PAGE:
Unfortunately, even these more complex measures have their limitations, and may not adequately describe an organization’s real success. Oftentimes, they suffer from the same problem as simple overhead ratios: they fall short in providing a full quantitative and qualitative explanation of the benefits a nonprofit has created in pursuit of its mission. In the example of the low interest loans organization, it would again be difficult—even for very complex measures—to accurately portray the benefits gained by those who received the loans or the benefits generated in the community by the low interest loan program.
One way of overcoming the limitations of quantitative efficiency measures is to provide qualitative information about the success of the nonprofit. Most nonprofit organizations understand the importance of telling stories about how their work has benefited specific individuals or communities. But many are still figuring out how to do so effectively.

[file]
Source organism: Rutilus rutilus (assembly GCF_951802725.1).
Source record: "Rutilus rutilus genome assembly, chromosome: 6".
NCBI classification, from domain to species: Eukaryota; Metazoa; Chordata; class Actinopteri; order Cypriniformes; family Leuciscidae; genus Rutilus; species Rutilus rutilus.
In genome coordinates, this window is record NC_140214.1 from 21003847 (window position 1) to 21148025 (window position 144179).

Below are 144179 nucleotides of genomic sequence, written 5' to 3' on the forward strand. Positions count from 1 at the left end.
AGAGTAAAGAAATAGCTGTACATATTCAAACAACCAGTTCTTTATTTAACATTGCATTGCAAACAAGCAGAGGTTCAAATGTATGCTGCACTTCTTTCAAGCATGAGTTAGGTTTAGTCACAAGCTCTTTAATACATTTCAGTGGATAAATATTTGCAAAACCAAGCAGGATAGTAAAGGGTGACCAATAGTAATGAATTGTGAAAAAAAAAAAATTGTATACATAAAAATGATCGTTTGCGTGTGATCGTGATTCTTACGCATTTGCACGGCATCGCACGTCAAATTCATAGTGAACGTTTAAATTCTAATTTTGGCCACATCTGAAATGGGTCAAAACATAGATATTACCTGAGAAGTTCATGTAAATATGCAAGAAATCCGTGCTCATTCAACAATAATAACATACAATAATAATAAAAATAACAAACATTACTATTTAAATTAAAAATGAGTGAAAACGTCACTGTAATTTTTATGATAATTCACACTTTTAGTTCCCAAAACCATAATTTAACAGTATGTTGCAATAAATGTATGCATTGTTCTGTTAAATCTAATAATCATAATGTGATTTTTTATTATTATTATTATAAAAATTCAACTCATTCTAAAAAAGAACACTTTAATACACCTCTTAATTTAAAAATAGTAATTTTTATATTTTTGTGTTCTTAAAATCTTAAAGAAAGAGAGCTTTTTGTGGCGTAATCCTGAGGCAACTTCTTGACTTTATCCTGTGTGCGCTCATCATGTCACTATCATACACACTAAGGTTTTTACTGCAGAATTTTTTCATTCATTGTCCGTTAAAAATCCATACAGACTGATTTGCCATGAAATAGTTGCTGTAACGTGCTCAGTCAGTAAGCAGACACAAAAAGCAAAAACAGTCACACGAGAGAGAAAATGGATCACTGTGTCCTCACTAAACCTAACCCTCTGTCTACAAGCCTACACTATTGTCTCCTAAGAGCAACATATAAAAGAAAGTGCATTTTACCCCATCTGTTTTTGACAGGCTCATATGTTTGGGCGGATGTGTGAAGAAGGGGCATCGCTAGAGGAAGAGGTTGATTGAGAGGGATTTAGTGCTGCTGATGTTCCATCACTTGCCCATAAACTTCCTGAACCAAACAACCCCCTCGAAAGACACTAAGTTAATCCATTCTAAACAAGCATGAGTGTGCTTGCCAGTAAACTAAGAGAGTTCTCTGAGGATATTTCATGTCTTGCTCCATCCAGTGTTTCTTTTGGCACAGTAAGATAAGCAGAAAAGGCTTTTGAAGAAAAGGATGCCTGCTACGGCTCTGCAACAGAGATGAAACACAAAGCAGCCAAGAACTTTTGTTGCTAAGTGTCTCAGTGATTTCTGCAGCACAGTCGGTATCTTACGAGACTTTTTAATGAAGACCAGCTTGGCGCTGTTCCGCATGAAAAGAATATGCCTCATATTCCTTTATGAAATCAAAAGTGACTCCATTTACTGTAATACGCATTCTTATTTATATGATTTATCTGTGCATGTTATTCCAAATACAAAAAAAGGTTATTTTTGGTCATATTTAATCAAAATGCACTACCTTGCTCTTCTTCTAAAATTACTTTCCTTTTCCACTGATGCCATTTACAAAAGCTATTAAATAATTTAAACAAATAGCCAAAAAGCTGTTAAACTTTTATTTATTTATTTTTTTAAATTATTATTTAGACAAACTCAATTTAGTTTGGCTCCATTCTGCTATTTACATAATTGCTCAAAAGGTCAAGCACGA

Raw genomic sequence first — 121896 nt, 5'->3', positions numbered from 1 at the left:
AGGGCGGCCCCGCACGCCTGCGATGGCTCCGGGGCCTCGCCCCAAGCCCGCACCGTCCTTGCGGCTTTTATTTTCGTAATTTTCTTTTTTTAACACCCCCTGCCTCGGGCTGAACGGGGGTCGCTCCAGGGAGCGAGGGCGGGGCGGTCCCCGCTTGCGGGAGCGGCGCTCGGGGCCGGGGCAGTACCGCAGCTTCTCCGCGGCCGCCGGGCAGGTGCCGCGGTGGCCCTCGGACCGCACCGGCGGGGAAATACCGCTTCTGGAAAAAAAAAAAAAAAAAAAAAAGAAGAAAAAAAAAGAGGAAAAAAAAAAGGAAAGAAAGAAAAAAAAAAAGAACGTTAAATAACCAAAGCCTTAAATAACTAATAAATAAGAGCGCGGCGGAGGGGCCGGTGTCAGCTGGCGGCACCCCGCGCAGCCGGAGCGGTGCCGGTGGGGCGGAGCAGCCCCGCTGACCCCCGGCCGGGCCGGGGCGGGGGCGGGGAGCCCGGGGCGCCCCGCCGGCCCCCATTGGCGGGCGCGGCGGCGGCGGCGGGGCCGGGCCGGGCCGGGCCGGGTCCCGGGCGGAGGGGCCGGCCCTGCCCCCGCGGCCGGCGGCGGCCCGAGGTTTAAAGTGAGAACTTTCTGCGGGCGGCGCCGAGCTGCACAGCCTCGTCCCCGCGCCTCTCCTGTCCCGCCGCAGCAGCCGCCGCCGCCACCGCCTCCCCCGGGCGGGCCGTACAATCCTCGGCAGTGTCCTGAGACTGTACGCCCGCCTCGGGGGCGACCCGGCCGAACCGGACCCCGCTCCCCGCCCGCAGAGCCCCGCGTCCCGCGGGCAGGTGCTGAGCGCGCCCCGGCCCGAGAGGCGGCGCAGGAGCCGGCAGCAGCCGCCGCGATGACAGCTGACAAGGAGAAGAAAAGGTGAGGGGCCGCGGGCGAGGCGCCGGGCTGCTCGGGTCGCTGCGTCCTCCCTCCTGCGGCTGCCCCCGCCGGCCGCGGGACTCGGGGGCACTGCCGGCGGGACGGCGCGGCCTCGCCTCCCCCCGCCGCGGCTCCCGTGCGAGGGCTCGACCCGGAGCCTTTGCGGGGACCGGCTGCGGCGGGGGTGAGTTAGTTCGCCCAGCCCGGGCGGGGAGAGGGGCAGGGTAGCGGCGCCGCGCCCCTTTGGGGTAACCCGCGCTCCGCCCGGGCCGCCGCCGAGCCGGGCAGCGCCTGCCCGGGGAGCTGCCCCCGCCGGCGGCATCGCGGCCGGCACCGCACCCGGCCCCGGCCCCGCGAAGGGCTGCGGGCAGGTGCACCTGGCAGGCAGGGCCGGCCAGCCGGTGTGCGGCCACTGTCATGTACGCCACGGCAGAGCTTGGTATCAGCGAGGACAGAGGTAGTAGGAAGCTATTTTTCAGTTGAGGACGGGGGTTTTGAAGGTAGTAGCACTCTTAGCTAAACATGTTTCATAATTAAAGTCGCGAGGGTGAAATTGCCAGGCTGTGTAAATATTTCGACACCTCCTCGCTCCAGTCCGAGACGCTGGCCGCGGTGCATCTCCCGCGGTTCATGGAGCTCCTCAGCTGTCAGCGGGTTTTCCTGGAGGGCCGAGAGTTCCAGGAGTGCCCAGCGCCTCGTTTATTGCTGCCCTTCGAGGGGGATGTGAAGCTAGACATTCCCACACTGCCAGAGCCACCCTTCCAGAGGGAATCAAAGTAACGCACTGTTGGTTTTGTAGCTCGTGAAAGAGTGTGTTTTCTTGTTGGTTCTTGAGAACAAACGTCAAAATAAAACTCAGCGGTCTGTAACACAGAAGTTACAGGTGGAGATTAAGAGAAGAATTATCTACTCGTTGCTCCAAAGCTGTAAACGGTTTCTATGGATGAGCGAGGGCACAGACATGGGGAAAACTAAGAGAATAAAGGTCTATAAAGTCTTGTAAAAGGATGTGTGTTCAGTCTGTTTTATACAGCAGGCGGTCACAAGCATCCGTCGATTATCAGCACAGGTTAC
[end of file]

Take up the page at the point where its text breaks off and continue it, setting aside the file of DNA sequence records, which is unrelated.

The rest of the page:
The key advantage of storytelling is that it is able to elicit emotion and inspire action through affirming nonprofits’ impacts with easily understood evidence. Stories are tangible, and they tend to be more compelling and memorable than simple recitations of an organization’s financial statistics. Nonprofits’ audiences crave proof points around outcomes, but proof is only part of the pie. Supporters, donors and funders also require motivation—an emotional link—to continue contributing to an organization’s mission.
Stories provide that emotional link, and they are therefore a powerful tool—not only for communicating success, but also for building upon it. It is therefore not surprising that more nonprofits have been doubling down on their content marketing, or the creation and sharing of relevant and valuable information that attracts, educates and inspires audiences, participants and supporters.